Founda strongly believes in equitable education for all. Below are all the modules of the school program, and the first seven modules, with a lesson-by-lesson process to getting your students to become young entrepreneurs, utilising 21st Century skills, for free.

Each lesson is mapped to relevant ACARA standards for Economics and Business - Year 9 (Version 9.0).

All students should be able to experience a hands-on, project-based learning style to become entrepreneurs starting their first business.

For the business savvy looking to make life easier, the complete package, including classroom resources, tutorial videos, and assessment tasks, is available by joining Founda's community. Term and Semester packages are available. Click here for further information.

Lesson by lesson. Help your students create their first business.

Module 1 Lesson 1 - Ideation

Learning intention - Understand the ideation process and engage the entrepreneurial spirit.

Success criteria: I can explain what the ideation process is. I have started brainstorming business ideas.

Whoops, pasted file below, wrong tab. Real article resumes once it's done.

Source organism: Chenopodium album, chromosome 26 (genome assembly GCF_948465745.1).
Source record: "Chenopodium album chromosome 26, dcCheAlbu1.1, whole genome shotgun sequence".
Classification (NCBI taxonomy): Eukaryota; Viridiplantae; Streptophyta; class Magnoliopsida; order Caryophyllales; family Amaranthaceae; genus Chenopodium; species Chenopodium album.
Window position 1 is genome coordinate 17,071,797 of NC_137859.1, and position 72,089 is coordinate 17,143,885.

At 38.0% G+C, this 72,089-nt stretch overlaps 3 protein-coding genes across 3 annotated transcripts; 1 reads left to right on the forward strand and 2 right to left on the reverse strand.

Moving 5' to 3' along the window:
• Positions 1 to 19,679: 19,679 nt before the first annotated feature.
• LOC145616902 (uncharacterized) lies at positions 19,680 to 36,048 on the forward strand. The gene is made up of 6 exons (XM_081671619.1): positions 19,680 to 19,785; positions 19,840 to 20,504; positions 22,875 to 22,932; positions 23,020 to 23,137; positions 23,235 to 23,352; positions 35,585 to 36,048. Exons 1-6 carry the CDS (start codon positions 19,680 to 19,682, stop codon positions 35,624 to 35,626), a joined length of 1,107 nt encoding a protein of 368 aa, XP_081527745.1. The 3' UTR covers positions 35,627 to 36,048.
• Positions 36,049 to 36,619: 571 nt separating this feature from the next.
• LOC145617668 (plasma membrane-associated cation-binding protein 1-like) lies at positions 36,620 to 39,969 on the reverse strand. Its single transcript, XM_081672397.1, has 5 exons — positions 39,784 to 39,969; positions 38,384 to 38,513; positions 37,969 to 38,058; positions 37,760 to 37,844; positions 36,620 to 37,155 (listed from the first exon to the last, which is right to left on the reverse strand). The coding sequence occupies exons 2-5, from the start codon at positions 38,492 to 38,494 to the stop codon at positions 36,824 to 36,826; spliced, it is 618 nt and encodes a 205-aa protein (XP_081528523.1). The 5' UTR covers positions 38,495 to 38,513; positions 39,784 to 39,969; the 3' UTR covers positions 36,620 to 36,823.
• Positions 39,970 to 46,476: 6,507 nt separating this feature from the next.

Learning activities:

Introduce the Founda course to students. Watch the 'It's business time' video. The video gives a brief overview of the outcomes of the course (highlights the making money part), the entrepreneur journey, and 21st-century skills learned. Check out past businesses through the course to inspire. 10mins

Students research the ten richest people in Australia. Complete Who, What, Worth. Discuss findings -this gets students thinking bigger. Ask them to imagine seeing themselves on the list. The purpose of Founda is to instill the skills and innovation needed to join this list! 10min

Now, define ideation. Brainstorm. Then, get the definition -

Ideation is the creative process of generating, developing, and communicating new ideas, where an idea is understood as a basic element of thought that can be either visual, concrete, or abstract. Ideation comprises all stages of a thought cycle, from innovation to development to actualization. (Wikipedia) 5mins

Now, go through business types and products/services.

Define the difference between a product and providing a service.

Go through the business types - DTC (direct to consumer)

B2B (business to business)

SAAS (software as a service)

Selling Services (providing a service to consumers)

Students get definitions and identify examples of each to cement understanding. 10min

Students now have 10 seconds to decide which business type suits them.